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Game recap: 5 takeaways from Packers' loss to Bills

Green Bay drops fourth straight, still searching for more disciplined play

QB Aaron Rodgers
QB Aaron Rodgers

ORCHARD PARK, N.Y. – The Packers lost their fourth straight game Sunday night in Buffalo, falling 27-17 to the Bills at Highmark Stadium.

Here are five takeaways from the defeat:

1. The Bills are awfully good, but that doesn't make the result any less frustrating.

The Packers, now 3-5, fell behind 14-0 out of the gate and were facing a multi-score deficit most of the game. That's no place to be against one of the best teams in the league and a potential favorite to represent the AFC in the Super Bowl.

"They came out with more intensity early on and put us in too big of a hole to climb out of," Head Coach Matt LaFleur said, who lamented that a strong week of practice lead to such a sluggish start. "Certainly our guys are disappointed, I'm disappointed, but we've got to find a way to right this thing."

2. Green Bay's defense continues to suffer through rough stretches, and the good moments aren't enough.

After an early three-and-out, the Packers' defense allowed the Bills to score on five straight possessions (three TDs, two FGs), making the score 27-10 midway through the third quarter.

Bills QB and MVP candidate Josh Allen did what he normally does, with fewer pass attempts than usual (13-of-25, 218 yards, plus 49 yards rushing), buying time to find open receivers and scrambling for key yards himself.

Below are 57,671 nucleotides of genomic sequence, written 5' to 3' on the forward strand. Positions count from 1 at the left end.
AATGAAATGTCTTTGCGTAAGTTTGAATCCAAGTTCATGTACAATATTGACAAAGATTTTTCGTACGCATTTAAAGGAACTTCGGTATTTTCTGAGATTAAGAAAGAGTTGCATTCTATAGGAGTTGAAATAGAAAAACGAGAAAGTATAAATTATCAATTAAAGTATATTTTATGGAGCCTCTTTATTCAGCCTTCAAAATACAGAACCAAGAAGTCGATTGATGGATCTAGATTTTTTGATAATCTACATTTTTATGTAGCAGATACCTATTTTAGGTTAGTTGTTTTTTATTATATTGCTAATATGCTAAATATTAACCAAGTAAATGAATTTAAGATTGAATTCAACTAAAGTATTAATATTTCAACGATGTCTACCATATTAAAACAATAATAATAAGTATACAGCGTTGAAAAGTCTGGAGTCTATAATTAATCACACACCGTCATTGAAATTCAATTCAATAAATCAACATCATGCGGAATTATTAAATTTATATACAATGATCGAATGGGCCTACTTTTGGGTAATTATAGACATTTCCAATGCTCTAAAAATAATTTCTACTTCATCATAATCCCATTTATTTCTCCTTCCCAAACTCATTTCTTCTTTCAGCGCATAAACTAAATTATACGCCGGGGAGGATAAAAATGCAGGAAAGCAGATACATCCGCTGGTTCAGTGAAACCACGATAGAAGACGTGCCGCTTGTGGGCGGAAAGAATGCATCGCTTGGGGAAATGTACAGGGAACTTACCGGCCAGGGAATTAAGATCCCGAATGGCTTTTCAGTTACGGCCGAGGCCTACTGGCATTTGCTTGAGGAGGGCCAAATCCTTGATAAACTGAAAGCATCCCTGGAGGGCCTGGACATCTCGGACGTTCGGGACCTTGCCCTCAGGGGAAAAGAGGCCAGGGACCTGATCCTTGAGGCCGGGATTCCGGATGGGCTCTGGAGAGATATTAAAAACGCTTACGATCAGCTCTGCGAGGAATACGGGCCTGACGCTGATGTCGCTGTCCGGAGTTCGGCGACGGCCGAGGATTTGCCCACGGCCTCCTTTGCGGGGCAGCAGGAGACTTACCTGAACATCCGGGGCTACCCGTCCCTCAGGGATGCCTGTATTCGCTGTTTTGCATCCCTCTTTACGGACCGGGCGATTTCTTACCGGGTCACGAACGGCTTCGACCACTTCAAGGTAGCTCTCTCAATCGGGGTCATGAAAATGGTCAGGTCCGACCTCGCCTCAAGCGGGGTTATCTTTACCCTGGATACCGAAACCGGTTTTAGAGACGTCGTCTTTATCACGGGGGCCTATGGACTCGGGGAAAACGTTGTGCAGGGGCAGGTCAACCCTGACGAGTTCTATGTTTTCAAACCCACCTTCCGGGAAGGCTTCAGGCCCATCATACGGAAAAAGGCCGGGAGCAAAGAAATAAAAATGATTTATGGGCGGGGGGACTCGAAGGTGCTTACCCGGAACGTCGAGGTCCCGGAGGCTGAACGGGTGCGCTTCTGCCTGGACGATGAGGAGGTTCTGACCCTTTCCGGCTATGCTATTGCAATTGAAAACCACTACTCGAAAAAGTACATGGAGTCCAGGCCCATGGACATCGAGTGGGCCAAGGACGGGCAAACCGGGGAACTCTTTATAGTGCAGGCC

"Josh Allen is such a problem," LaFleur said. "He's a dynamic player, man."

Receiver Stefon Diggs had six catches for 108 yards, scoring a 26-yard TD on an out-and-up move, as big plays continued to hurt the Packers. Diggs also had a 53-yard grab, running back James Cook got loose for a 41-yard reception, and running back Devin Singletary had a 30-yard run, accounting for almost half of his 67 yards.

The Packers held the Bills to just three points in the second half and got two interceptions off Allen in the fourth quarter, but those defensive stands were too little, too late.

See scenes from the Sunday night matchup between the Green Bay Packers and Buffalo Bills at Highmark Stadium on Oct. 30, 2022.

3. The Packers found their running game, and the rookie receivers made some plays – but missed opportunities still haunted the offense.

Green Bay pounded away on the ground to the tune of 208 rushing yards, with Aaron Jones getting 143 on 20 carries, and AJ Dillon adding 54 on 10 attempts.

Rookie receivers Romeo Doubs and Samori Toure also caught a TD pass each. Doubs' TD was a spectacular catch, one of two highlight-reel plays in the game among his four receptions for 62 yards. Toure's 37-yard grab on an improvised route in the fourth quarter went for his first NFL score.

"Romeo made some unbelievable plays in this game," LaFleur said. "That touchdown catch he had was fantastic. I was happy with the way they competed."